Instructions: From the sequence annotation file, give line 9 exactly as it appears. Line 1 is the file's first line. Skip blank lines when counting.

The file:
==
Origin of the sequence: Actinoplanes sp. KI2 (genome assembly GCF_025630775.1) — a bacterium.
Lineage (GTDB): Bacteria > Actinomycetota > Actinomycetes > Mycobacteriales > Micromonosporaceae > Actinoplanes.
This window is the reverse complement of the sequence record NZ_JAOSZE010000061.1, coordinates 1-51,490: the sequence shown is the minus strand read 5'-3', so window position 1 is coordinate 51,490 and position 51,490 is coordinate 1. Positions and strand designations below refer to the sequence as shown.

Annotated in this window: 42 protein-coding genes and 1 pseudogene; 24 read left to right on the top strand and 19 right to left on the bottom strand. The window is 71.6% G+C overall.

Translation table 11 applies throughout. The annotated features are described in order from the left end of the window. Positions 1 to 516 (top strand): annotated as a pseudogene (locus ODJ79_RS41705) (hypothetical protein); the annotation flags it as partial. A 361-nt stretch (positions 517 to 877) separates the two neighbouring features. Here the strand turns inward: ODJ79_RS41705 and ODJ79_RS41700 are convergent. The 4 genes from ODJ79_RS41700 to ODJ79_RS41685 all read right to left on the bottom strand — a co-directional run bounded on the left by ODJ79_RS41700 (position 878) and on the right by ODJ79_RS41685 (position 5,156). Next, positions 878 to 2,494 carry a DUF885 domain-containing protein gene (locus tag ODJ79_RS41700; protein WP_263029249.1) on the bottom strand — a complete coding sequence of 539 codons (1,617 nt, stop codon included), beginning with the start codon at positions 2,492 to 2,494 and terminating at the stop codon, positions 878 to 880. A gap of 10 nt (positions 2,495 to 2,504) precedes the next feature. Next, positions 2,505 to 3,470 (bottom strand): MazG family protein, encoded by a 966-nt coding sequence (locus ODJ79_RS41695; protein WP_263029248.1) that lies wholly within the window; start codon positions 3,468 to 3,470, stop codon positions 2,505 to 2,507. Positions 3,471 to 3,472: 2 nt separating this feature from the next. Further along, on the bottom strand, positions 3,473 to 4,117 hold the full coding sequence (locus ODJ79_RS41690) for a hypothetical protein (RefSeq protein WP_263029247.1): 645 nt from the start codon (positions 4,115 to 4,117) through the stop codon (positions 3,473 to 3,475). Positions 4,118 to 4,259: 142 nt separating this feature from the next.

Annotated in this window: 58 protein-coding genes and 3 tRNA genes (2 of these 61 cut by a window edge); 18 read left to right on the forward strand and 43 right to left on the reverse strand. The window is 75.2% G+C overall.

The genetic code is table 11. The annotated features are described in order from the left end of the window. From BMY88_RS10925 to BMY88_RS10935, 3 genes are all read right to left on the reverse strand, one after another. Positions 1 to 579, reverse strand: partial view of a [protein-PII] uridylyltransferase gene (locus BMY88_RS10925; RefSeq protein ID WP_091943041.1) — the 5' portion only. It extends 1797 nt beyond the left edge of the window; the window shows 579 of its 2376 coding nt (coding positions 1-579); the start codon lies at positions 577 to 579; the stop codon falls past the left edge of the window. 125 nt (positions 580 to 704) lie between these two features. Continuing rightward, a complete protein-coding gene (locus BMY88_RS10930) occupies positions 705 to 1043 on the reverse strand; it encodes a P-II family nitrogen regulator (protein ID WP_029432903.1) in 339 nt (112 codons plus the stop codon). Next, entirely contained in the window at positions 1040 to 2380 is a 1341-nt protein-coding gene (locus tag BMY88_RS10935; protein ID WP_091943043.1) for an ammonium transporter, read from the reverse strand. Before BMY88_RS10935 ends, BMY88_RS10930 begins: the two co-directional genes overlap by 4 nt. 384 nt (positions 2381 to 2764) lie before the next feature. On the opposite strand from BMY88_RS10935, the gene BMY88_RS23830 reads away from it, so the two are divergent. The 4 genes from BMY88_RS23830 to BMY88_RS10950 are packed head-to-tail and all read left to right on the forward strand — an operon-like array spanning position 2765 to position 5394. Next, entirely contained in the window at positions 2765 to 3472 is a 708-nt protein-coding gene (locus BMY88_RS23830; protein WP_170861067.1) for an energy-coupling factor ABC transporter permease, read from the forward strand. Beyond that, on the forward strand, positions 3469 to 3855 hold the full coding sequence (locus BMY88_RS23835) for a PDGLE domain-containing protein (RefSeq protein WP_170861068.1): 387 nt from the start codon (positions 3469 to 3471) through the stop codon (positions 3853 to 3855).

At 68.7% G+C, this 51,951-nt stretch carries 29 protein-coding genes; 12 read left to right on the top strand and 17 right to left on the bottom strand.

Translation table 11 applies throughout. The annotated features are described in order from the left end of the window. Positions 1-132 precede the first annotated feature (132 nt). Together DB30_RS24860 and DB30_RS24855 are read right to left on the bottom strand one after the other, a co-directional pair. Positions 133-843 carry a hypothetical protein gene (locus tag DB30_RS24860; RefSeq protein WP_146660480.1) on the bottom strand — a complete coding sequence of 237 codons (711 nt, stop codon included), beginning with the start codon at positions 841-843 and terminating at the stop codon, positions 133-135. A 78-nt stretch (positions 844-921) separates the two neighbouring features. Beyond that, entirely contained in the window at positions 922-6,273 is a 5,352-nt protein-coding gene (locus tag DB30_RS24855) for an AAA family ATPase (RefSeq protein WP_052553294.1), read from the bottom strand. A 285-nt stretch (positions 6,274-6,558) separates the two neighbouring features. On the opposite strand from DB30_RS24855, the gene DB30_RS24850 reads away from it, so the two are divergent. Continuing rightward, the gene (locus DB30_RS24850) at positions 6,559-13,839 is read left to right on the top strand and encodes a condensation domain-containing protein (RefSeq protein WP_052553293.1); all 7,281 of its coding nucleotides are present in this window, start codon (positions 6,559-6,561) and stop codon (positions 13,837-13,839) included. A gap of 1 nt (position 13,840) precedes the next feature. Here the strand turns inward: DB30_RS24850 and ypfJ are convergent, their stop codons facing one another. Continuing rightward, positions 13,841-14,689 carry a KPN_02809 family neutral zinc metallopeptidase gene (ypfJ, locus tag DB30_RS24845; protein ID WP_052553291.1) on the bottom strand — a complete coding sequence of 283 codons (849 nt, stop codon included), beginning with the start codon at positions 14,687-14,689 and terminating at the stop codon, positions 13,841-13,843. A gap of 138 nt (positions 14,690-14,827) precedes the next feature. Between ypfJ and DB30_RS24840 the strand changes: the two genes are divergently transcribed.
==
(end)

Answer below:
Translation table 11 applies throughout. The annotated features are described in order from the left end of the window. Positions 1-132 precede the first annotated feature (132 nt). Together DB30_RS24860 and DB30_RS24855 are read right to left on the bottom strand one after the other, a co-directional pair. Positions 133-843 carry a hypothetical protein gene (locus tag DB30_RS24860; RefSeq protein WP_146660480.1) on the bottom strand — a complete coding sequence of 237 codons (711 nt, stop codon included), beginning with the start codon at positions 841-843 and terminating at the stop codon, positions 133-135. A 78-nt stretch (positions 844-921) separates the two neighbouring features. Beyond that, entirely contained in the window at positions 922-6,273 is a 5,352-nt protein-coding gene (locus tag DB30_RS24855) for an AAA family ATPase (RefSeq protein WP_052553294.1), read from the bottom strand. A 285-nt stretch (positions 6,274-6,558) separates the two neighbouring features. On the opposite strand from DB30_RS24855, the gene DB30_RS24850 reads away from it, so the two are divergent. Continuing rightward, the gene (locus DB30_RS24850) at positions 6,559-13,839 is read left to right on the top strand and encodes a condensation domain-containing protein (RefSeq protein WP_052553293.1); all 7,281 of its coding nucleotides are present in this window, start codon (positions 6,559-6,561) and stop codon (positions 13,837-13,839) included. A gap of 1 nt (position 13,840) precedes the next feature. Here the strand turns inward: DB30_RS24850 and ypfJ are convergent, their stop codons facing one another. Continuing rightward, positions 13,841-14,689 carry a KPN_02809 family neutral zinc metallopeptidase gene (ypfJ, locus tag DB30_RS24845; protein ID WP_052553291.1) on the bottom strand — a complete coding sequence of 283 codons (849 nt, stop codon included), beginning with the start codon at positions 14,687-14,689 and terminating at the stop codon, positions 13,841-13,843. A gap of 138 nt (positions 14,690-14,827) precedes the next feature. Between ypfJ and DB30_RS24840 the strand changes: the two genes are divergently transcribed.